Introduction to Italian: Lesson 4

Italians hate it when you bring this up but what a lot of people associate with Italy is the mafia. Mafia is, of course, mafia in Italian and one of the most famous of them is Cosa Nostra which is actually a U.S. criminal organization. Cosa Nostra means our affair or our thing thus:

Cosa is thing in Italian.

I really like this word. When Italians want to ask what, they would say what thing which would be:

?What?|Che cosa?

In speech, however, you would often skip che for what and just say cosa to mean what. Knowing this, you can put it to use and ask:

?What do you learn?|Cosa impari?

?What do you speak?|Cosa parli?

Let’s learn an easy word:

Italian for to study is studiare.

It works just like all the other -are words do. Remember that -i for you and ask:

?What do you study?|Cosa studi?

You could answer that in many ways. Guess how you would say:

?I study French.|Studio francese.

Italian for to work is lavorare.

Think of labour to remember this word.


?What do you work?|Cosa lavori?

Answer, for example:

?I don’t work.|Non lavoro.

Italian for nothing is niente.

There is such a word in English as well but it’s used in music.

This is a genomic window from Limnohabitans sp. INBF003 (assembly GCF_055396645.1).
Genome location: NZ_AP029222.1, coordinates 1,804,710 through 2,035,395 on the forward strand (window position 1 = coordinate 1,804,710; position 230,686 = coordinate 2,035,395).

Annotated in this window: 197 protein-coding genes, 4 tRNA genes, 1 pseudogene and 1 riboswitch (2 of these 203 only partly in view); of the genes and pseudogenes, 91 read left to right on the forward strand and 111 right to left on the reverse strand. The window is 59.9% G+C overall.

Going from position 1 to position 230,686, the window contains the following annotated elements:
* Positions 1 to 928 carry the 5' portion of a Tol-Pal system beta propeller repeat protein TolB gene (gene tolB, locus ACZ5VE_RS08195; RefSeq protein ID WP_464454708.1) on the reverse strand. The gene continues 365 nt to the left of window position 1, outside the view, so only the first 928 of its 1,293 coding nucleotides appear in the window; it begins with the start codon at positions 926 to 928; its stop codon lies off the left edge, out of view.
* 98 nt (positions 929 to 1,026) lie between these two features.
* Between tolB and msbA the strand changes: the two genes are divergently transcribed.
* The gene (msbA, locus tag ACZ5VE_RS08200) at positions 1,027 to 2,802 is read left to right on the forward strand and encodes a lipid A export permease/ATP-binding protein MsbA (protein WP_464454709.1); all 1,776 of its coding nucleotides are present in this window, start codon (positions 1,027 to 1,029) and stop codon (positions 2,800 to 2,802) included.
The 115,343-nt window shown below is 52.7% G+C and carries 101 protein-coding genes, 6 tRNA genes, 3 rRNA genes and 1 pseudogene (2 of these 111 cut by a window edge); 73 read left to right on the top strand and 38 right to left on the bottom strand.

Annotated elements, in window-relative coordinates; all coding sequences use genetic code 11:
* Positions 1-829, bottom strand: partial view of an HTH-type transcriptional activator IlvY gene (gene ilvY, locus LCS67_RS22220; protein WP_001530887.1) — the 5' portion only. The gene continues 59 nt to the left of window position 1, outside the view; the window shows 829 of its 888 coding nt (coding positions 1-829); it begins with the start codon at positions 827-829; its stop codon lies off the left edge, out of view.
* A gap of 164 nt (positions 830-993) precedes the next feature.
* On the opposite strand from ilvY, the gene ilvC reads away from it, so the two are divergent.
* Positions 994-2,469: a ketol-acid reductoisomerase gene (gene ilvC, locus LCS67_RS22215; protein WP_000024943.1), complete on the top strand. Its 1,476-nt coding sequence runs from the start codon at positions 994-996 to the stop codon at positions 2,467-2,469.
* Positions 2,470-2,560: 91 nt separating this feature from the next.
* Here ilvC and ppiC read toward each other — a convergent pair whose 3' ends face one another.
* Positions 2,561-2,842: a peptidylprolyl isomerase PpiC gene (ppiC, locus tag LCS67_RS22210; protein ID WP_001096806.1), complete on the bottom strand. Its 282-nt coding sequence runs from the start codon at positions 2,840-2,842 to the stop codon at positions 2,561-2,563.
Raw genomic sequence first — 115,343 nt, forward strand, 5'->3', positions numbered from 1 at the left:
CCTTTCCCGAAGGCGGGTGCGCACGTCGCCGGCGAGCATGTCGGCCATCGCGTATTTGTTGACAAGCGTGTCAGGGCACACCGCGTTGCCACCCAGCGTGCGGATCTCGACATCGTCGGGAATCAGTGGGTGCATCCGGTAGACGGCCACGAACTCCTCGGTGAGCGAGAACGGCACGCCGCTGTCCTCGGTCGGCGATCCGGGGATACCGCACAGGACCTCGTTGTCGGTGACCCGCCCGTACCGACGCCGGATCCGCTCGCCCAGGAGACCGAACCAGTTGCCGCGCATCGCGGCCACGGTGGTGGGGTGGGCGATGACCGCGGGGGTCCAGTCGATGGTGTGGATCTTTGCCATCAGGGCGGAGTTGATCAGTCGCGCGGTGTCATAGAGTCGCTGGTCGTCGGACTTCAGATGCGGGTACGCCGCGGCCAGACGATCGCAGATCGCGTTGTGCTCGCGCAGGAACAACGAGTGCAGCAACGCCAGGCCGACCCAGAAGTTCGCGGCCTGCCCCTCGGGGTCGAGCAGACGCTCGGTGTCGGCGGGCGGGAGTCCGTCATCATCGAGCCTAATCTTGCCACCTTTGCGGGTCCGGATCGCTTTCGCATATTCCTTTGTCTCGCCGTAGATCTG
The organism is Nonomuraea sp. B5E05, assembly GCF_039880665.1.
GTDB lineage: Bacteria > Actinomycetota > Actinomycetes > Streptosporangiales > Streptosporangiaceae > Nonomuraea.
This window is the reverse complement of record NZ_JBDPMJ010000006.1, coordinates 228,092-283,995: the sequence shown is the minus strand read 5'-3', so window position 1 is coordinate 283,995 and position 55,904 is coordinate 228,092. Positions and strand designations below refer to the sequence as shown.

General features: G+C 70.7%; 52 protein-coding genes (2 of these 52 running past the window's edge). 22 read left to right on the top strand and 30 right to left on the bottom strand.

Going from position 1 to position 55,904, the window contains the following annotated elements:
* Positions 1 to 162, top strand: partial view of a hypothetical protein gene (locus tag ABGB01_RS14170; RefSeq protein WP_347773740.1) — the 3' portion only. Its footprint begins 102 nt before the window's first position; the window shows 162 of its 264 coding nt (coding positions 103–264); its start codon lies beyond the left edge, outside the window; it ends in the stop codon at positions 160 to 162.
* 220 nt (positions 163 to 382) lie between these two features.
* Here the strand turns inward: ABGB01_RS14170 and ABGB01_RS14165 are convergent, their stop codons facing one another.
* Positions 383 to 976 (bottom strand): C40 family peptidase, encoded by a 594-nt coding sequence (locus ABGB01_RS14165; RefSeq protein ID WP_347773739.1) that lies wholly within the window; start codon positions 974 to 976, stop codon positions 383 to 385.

If you want to say I study nothing you say I not study nothing in Italian because Italian has double negation like a lot of languages in the world. Say:

?I study nothing.|Non studo niente.

This, of course, means I don’t study anything. How would one say:

?I don’t work anything.|Non lavoro niente.

Italian for I understand is capisco.


?I don’t understand anything.|Non capisco niente.

There is another cool word:

Italian for everything is tutto.

You might remember ice cream tutti frutti which means all fruits. The English word total comes from a related root. How would you say:

?I understand everything.|Capisco tutto.

You understand, you say capici.


?What do you understand?|Cosa capici?

?Why don’t you understand everything?|Perché non capici tutto?

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